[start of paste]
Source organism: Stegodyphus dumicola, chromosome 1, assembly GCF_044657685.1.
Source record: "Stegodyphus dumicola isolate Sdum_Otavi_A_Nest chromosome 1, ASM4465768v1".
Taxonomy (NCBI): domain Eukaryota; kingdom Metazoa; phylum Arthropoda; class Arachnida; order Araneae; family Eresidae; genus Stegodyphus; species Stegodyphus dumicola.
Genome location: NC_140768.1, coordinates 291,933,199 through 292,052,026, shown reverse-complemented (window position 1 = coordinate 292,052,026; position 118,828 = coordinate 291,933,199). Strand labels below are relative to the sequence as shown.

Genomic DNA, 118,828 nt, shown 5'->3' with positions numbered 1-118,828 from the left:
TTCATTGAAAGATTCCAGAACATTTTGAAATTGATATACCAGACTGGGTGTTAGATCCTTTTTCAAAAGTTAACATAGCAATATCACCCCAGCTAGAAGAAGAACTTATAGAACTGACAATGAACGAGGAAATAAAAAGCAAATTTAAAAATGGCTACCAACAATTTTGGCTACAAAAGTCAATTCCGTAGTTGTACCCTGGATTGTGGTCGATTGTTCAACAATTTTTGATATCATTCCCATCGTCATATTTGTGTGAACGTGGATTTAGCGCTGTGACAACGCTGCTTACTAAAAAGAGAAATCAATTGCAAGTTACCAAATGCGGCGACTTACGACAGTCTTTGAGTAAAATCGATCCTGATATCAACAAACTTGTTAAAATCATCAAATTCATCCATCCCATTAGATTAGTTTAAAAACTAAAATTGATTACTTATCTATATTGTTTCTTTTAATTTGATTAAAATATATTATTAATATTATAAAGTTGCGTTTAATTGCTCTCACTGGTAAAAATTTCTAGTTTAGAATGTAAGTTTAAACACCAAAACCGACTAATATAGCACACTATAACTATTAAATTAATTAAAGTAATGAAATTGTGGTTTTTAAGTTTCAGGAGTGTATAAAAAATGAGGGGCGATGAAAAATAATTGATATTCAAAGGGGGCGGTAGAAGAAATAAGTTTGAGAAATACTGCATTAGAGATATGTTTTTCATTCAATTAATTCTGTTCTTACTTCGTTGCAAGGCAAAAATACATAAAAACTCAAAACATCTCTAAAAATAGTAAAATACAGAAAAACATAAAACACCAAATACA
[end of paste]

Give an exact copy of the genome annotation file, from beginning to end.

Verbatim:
Source organism: Stegodyphus dumicola, chromosome 1, assembly GCF_044657685.1.
Source record: "Stegodyphus dumicola isolate Sdum_Otavi_A_Nest chromosome 1, ASM4465768v1".
Taxonomy (NCBI): domain Eukaryota; kingdom Metazoa; phylum Arthropoda; class Arachnida; order Araneae; family Eresidae; genus Stegodyphus; species Stegodyphus dumicola.
Genome location: NC_140768.1, coordinates 291,933,199 through 292,052,026, shown reverse-complemented (window position 1 = coordinate 292,052,026; position 118,828 = coordinate 291,933,199). Strand labels below are relative to the sequence as shown.

Genomic DNA, 118,828 nt, shown 5'->3' with positions numbered 1-118,828 from the left:
TTCATTGAAAGATTCCAGAACATTTTGAAATTGATATACCAGACTGGGTGTTAGATCCTTTTTCAAAAGTTAACATAGCAATATCACCCCAGCTAGAAGAAGAACTTATAGAACTGACAATGAACGAGGAAATAAAAAGCAAATTTAAAAATGGCTACCAACAATTTTGGCTACAAAAGTCAATTCCGTAGTTGTACCCTGGATTGTGGTCGATTGTTCAACAATTTTTGATATCATTCCCATCGTCATATTTGTGTGAACGTGGATTTAGCGCTGTGACAACGCTGCTTACTAAAAAGAGAAATCAATTGCAAGTTACCAAATGCGGCGACTTACGACAGTCTTTGAGTAAAATCGATCCTGATATCAACAAACTTGTTAAAATCATCAAATTCATCCATCCCATTAGATTAGTTTAAAAACTAAAATTGATTACTTATCTATATTGTTTCTTTTAATTTGATTAAAATATATTATTAATATTATAAAGTTGCGTTTAATTGCTCTCACTGGTAAAAATTTCTAGTTTAGAATGTAAGTTTAAACACCAAAACCGACTAATATAGCACACTATAACTATTAAATTAATTAAAGTAATGAAATTGTGGTTTTTAAGTTTCAGGAGTGTATAAAAAATGAGGGGCGATGAAAAATAATTGATATTCAAAGGGGGCGGTAGAAGAAATAAGTTTGAGAAATACTGCATTAGAGATATGTTTTTCATTCAATTAATTCTGTTCTTACTTCGTTGCAAGGCAAAAATACATAAAAACTCAAAACATCTCTAAAAATAGTAAAATACAGAAAAACATAAAACACCAAATACA